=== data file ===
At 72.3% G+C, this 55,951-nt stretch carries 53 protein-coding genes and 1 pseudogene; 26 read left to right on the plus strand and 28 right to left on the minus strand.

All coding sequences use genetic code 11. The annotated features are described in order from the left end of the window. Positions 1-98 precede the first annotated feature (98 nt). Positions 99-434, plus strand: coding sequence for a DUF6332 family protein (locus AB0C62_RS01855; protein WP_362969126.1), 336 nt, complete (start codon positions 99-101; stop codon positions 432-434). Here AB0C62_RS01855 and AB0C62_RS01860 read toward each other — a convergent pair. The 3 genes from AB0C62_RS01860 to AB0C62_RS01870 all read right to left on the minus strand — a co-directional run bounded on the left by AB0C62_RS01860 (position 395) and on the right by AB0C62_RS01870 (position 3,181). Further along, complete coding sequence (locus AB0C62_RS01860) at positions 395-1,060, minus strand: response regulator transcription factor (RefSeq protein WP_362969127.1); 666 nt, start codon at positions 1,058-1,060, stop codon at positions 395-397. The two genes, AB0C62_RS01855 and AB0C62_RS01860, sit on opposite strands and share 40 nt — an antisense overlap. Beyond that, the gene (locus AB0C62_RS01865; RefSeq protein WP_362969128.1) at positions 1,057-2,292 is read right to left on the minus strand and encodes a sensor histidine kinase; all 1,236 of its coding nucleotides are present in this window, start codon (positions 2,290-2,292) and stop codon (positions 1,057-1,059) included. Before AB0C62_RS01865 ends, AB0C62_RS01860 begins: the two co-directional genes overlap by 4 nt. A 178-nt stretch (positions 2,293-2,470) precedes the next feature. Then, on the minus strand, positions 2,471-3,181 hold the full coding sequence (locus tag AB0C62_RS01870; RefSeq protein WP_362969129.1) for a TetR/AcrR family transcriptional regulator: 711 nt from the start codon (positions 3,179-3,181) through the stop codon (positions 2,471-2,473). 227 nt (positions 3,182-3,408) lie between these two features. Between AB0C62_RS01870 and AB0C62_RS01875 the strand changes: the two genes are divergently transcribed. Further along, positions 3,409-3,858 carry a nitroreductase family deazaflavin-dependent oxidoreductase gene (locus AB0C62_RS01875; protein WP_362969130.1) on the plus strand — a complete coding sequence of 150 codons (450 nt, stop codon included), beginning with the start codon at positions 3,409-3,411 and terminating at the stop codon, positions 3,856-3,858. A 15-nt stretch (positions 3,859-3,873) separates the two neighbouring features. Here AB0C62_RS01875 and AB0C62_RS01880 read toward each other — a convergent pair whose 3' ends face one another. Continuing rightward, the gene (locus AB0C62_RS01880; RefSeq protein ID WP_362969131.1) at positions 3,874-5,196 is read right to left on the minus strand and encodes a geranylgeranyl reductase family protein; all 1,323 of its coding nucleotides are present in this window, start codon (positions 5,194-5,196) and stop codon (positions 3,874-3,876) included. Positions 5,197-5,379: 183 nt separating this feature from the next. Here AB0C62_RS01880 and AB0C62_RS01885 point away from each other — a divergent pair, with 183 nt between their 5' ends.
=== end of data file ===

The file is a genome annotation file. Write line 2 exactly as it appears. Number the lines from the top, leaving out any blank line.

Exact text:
All coding sequences use genetic code 11. The annotated features are described in order from the left end of the window. Positions 1-98 precede the first annotated feature (98 nt). Positions 99-434, plus strand: coding sequence for a DUF6332 family protein (locus AB0C62_RS01855; protein WP_362969126.1), 336 nt, complete (start codon positions 99-101; stop codon positions 432-434). Here AB0C62_RS01855 and AB0C62_RS01860 read toward each other — a convergent pair. The 3 genes from AB0C62_RS01860 to AB0C62_RS01870 all read right to left on the minus strand — a co-directional run bounded on the left by AB0C62_RS01860 (position 395) and on the right by AB0C62_RS01870 (position 3,181). Further along, complete coding sequence (locus AB0C62_RS01860) at positions 395-1,060, minus strand: response regulator transcription factor (RefSeq protein WP_362969127.1); 666 nt, start codon at positions 1,058-1,060, stop codon at positions 395-397. The two genes, AB0C62_RS01855 and AB0C62_RS01860, sit on opposite strands and share 40 nt — an antisense overlap. Beyond that, the gene (locus AB0C62_RS01865; RefSeq protein WP_362969128.1) at positions 1,057-2,292 is read right to left on the minus strand and encodes a sensor histidine kinase; all 1,236 of its coding nucleotides are present in this window, start codon (positions 2,290-2,292) and stop codon (positions 1,057-1,059) included. Before AB0C62_RS01865 ends, AB0C62_RS01860 begins: the two co-directional genes overlap by 4 nt. A 178-nt stretch (positions 2,293-2,470) precedes the next feature. Then, on the minus strand, positions 2,471-3,181 hold the full coding sequence (locus tag AB0C62_RS01870; RefSeq protein WP_362969129.1) for a TetR/AcrR family transcriptional regulator: 711 nt from the start codon (positions 3,179-3,181) through the stop codon (positions 2,471-2,473). 227 nt (positions 3,182-3,408) lie between these two features. Between AB0C62_RS01870 and AB0C62_RS01875 the strand changes: the two genes are divergently transcribed. Further along, positions 3,409-3,858 carry a nitroreductase family deazaflavin-dependent oxidoreductase gene (locus AB0C62_RS01875; protein WP_362969130.1) on the plus strand — a complete coding sequence of 150 codons (450 nt, stop codon included), beginning with the start codon at positions 3,409-3,411 and terminating at the stop codon, positions 3,856-3,858. A 15-nt stretch (positions 3,859-3,873) separates the two neighbouring features. Here AB0C62_RS01875 and AB0C62_RS01880 read toward each other — a convergent pair whose 3' ends face one another. Continuing rightward, the gene (locus AB0C62_RS01880; RefSeq protein ID WP_362969131.1) at positions 3,874-5,196 is read right to left on the minus strand and encodes a geranylgeranyl reductase family protein; all 1,323 of its coding nucleotides are present in this window, start codon (positions 5,194-5,196) and stop codon (positions 3,874-3,876) included. Positions 5,197-5,379: 183 nt separating this feature from the next. Here AB0C62_RS01880 and AB0C62_RS01885 point away from each other — a divergent pair, with 183 nt between their 5' ends.